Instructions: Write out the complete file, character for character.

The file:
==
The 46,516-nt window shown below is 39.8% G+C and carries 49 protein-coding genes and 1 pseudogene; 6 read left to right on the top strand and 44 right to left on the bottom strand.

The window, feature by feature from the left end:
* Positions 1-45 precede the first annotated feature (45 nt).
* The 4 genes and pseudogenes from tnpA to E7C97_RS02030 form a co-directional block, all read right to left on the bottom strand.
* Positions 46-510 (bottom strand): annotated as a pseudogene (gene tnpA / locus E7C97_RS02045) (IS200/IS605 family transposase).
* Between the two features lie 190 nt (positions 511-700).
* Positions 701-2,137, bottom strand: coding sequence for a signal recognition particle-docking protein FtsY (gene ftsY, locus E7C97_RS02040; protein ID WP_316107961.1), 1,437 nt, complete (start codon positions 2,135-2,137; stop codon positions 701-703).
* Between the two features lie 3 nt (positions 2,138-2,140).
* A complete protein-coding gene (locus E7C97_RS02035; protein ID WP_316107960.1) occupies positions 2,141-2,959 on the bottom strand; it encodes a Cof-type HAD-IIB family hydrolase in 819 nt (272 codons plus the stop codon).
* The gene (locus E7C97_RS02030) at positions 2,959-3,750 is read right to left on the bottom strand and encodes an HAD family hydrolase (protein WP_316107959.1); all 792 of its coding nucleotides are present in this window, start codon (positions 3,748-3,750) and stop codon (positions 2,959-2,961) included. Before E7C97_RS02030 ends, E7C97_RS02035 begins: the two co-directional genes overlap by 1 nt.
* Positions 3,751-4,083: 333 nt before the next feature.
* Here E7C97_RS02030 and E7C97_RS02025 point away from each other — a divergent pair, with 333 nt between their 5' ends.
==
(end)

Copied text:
The 46,516-nt window shown below is 39.8% G+C and carries 49 protein-coding genes and 1 pseudogene; 6 read left to right on the top strand and 44 right to left on the bottom strand.

The window, feature by feature from the left end:
* Positions 1-45 precede the first annotated feature (45 nt).
* The 4 genes and pseudogenes from tnpA to E7C97_RS02030 form a co-directional block, all read right to left on the bottom strand.
* Positions 46-510 (bottom strand): annotated as a pseudogene (gene tnpA / locus E7C97_RS02045) (IS200/IS605 family transposase).
* Between the two features lie 190 nt (positions 511-700).
* Positions 701-2,137, bottom strand: coding sequence for a signal recognition particle-docking protein FtsY (gene ftsY, locus E7C97_RS02040; protein ID WP_316107961.1), 1,437 nt, complete (start codon positions 2,135-2,137; stop codon positions 701-703).
* Between the two features lie 3 nt (positions 2,138-2,140).
* A complete protein-coding gene (locus E7C97_RS02035; protein ID WP_316107960.1) occupies positions 2,141-2,959 on the bottom strand; it encodes a Cof-type HAD-IIB family hydrolase in 819 nt (272 codons plus the stop codon).
* The gene (locus E7C97_RS02030) at positions 2,959-3,750 is read right to left on the bottom strand and encodes an HAD family hydrolase (protein WP_316107959.1); all 792 of its coding nucleotides are present in this window, start codon (positions 3,748-3,750) and stop codon (positions 2,959-2,961) included. Before E7C97_RS02030 ends, E7C97_RS02035 begins: the two co-directional genes overlap by 1 nt.
* Positions 3,751-4,083: 333 nt before the next feature.
* Here E7C97_RS02030 and E7C97_RS02025 point away from each other — a divergent pair, with 333 nt between their 5' ends.